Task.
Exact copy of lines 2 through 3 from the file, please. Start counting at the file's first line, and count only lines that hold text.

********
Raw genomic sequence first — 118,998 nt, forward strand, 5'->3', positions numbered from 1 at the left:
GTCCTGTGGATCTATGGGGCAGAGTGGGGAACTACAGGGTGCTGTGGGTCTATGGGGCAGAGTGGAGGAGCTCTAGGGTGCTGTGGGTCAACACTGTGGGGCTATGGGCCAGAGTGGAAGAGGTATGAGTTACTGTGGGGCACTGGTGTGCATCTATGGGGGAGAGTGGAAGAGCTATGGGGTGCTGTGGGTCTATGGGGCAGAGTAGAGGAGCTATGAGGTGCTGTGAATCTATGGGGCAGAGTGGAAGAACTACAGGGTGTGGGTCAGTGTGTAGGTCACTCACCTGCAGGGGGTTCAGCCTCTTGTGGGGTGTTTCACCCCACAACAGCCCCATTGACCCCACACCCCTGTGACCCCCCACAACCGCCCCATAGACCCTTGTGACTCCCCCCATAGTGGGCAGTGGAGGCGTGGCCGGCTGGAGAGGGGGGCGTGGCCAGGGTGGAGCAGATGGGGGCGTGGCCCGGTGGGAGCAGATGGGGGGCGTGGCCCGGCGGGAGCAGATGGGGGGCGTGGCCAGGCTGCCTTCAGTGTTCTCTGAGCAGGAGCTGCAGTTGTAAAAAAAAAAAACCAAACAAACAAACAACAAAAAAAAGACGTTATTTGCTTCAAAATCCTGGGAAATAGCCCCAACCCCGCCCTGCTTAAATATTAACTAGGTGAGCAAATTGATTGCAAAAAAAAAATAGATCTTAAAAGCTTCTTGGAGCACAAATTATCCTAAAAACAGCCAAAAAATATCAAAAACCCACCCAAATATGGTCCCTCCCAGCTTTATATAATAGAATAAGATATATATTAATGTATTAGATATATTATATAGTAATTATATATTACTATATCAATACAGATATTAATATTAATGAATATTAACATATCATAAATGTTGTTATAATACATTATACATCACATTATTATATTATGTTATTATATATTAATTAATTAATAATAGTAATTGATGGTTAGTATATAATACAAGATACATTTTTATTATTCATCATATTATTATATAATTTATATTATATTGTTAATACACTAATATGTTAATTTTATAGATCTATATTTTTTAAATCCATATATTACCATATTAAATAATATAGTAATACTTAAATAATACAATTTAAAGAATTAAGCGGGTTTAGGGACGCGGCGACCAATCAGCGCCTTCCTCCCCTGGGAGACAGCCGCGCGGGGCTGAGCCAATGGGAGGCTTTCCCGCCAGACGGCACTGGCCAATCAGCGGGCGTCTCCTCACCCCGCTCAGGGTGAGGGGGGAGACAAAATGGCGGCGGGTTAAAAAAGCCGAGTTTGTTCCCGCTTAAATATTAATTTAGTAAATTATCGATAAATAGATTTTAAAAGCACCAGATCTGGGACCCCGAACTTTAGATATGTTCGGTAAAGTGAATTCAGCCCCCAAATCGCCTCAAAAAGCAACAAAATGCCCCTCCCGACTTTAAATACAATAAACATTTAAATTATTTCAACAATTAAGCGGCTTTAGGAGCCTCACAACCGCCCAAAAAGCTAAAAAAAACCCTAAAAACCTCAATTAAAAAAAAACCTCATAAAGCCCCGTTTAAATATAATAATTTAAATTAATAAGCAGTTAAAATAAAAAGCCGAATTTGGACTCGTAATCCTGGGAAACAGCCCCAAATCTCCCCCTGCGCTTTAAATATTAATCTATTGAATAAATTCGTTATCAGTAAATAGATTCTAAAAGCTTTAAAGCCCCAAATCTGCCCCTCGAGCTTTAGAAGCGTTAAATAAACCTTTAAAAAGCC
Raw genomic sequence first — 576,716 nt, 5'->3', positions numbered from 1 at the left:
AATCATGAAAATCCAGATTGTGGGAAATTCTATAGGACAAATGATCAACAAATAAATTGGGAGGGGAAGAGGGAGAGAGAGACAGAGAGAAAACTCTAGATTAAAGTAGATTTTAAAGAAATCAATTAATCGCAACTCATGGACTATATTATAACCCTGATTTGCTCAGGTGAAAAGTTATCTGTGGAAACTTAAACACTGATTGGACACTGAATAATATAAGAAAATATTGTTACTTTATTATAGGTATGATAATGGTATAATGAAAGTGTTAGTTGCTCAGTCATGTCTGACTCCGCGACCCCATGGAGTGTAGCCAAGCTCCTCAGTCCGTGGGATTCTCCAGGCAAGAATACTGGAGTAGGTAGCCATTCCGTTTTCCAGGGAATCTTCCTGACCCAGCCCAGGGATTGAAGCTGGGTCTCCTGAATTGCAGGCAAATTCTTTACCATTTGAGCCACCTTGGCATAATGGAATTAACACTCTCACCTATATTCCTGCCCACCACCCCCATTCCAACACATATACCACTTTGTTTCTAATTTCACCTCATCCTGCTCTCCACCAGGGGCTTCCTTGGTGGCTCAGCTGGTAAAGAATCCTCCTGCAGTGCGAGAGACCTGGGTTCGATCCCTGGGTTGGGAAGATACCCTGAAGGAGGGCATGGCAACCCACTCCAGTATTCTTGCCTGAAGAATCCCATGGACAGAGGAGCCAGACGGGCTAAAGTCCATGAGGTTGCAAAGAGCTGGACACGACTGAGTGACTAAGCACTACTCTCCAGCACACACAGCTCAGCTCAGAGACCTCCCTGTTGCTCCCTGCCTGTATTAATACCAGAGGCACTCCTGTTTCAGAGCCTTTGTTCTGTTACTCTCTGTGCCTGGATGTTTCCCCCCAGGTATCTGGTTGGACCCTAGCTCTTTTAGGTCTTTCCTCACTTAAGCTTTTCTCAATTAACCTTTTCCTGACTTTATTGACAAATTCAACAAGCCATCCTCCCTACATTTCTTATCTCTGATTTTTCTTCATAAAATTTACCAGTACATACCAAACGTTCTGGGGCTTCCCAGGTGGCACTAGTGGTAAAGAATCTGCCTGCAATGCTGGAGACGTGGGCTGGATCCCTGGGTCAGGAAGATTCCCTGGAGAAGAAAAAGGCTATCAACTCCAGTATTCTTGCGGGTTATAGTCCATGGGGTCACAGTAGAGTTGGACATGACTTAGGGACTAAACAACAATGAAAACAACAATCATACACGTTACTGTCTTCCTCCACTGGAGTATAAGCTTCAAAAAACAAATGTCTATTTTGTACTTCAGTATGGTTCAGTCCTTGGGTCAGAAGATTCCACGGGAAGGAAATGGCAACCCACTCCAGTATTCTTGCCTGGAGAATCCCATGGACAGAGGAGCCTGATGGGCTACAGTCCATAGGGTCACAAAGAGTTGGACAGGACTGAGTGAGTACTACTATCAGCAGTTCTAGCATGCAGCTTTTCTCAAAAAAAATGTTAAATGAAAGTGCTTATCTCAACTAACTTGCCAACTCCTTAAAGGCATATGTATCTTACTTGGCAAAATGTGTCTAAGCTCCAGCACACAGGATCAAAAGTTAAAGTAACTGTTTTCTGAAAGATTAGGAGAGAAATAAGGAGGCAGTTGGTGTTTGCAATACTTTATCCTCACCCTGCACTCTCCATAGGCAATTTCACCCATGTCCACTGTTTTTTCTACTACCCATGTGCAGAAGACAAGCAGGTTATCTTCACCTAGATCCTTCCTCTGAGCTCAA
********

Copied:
GTCCTGTGGATCTATGGGGCAGAGTGGGGAACTACAGGGTGCTGTGGGTCTATGGGGCAGAGTGGAGGAGCTCTAGGGTGCTGTGGGTCAACACTGTGGGGCTATGGGCCAGAGTGGAAGAGGTATGAGTTACTGTGGGGCACTGGTGTGCATCTATGGGGGAGAGTGGAAGAGCTATGGGGTGCTGTGGGTCTATGGGGCAGAGTAGAGGAGCTATGAGGTGCTGTGAATCTATGGGGCAGAGTGGAAGAACTACAGGGTGTGGGTCAGTGTGTAGGTCACTCACCTGCAGGGGGTTCAGCCTCTTGTGGGGTGTTTCACCCCACAACAGCCCCATTGACCCCACACCCCTGTGACCCCCCACAACCGCCCCATAGACCCTTGTGACTCCCCCCATAGTGGGCAGTGGAGGCGTGGCCGGCTGGAGAGGGGGGCGTGGCCAGGGTGGAGCAGATGGGGGCGTGGCCCGGTGGGAGCAGATGGGGGGCGTGGCCCGGCGGGAGCAGATGGGGGGCGTGGCCAGGCTGCCTTCAGTGTTCTCTGAGCAGGAGCTGCAGTTGTAAAAAAAAAAAACCAAACAAACAAACAACAAAAAAAAGACGTTATTTGCTTCAAAATCCTGGGAAATAGCCCCAACCCCGCCCTGCTTAAATATTAACTAGGTGAGCAAATTGATTGCAAAAAAAAAATAGATCTTAAAAGCTTCTTGGAGCACAAATTATCCTAAAAACAGCCAAAAAATATCAAAAACCCACCCAAATATGGTCCCTCCCAGCTTTATATAATAGAATAAGATATATATTAATGTATTAGATATATTATATAGTAATTATATATTACTATATCAATACAGATATTAATATTAATGAATATTAACATATCATAAATGTTGTTATAATACATTATACATCACATTATTATATTATGTTATTATATATTAATTAATTAATAATAGTAATTGATGGTTAGTATATAATACAAGATACATTTTTATTATTCATCATATTATTATATAATTTATATTATATTGTTAATACACTAATATGTTAATTTTATAGATCTATATTTTTTAAATCCATATATTACCATATTAAATAATATAGTAATACTTAAATAATACAATTTAAAGAATTAAGCGGGTTTAGGGACGCGGCGACCAATCAGCGCCTTCCTCCCCTGGGAGACAGCCGCGCGGGGCTGAGCCAATGGGAGGCTTTCCCGCCAGACGGCACTGGCCAATCAGCGGGCGTCTCCTCACCCCGCTCAGGGTGAGGGGGGAGACAAAATGGCGGCGGGTTAAAAAAGCCGAGTTTGTTCCCGCTTAAATATTAATTTAGTAAATTATCGATAAATAGATTTTAAAAGCACCAGATCTGGGACCCCGAACTTTAGATATGTTCGGTAAAGTGAATTCAGCCCCCAAATCGCCTCAAAAAGCAACAAAATGCCCCTCCCGACTTTAAATACAATAAACATTTAAATTATTTCAACAATTAAGCGGCTTTAGGAGCCTCACAACCGCCCAAAAAGCTAAAAAAAACCCTAAAAACCTCAATTAAAAAAAAACCTCATAAAGCCCCGTTTAAATATAATAATTTAAATTAATAAGCAGTTAAAATAAAAAGCCGAATTTGGACTCGTAATCCTGGGAAACAGCCCCAAATCTCCCCCTGCGCTTTAAATATTAATCTATTGAATAAATTCGTTATCAGTAAATAGATTCTAAAAGCTTTAAAGCCCCAAATCTGCCCCTCGAGCTTTAGAAGCGTTAAATAAACCTTTAAAAAGCC
Raw genomic sequence first — 576,716 nt, 5'->3', positions numbered from 1 at the left: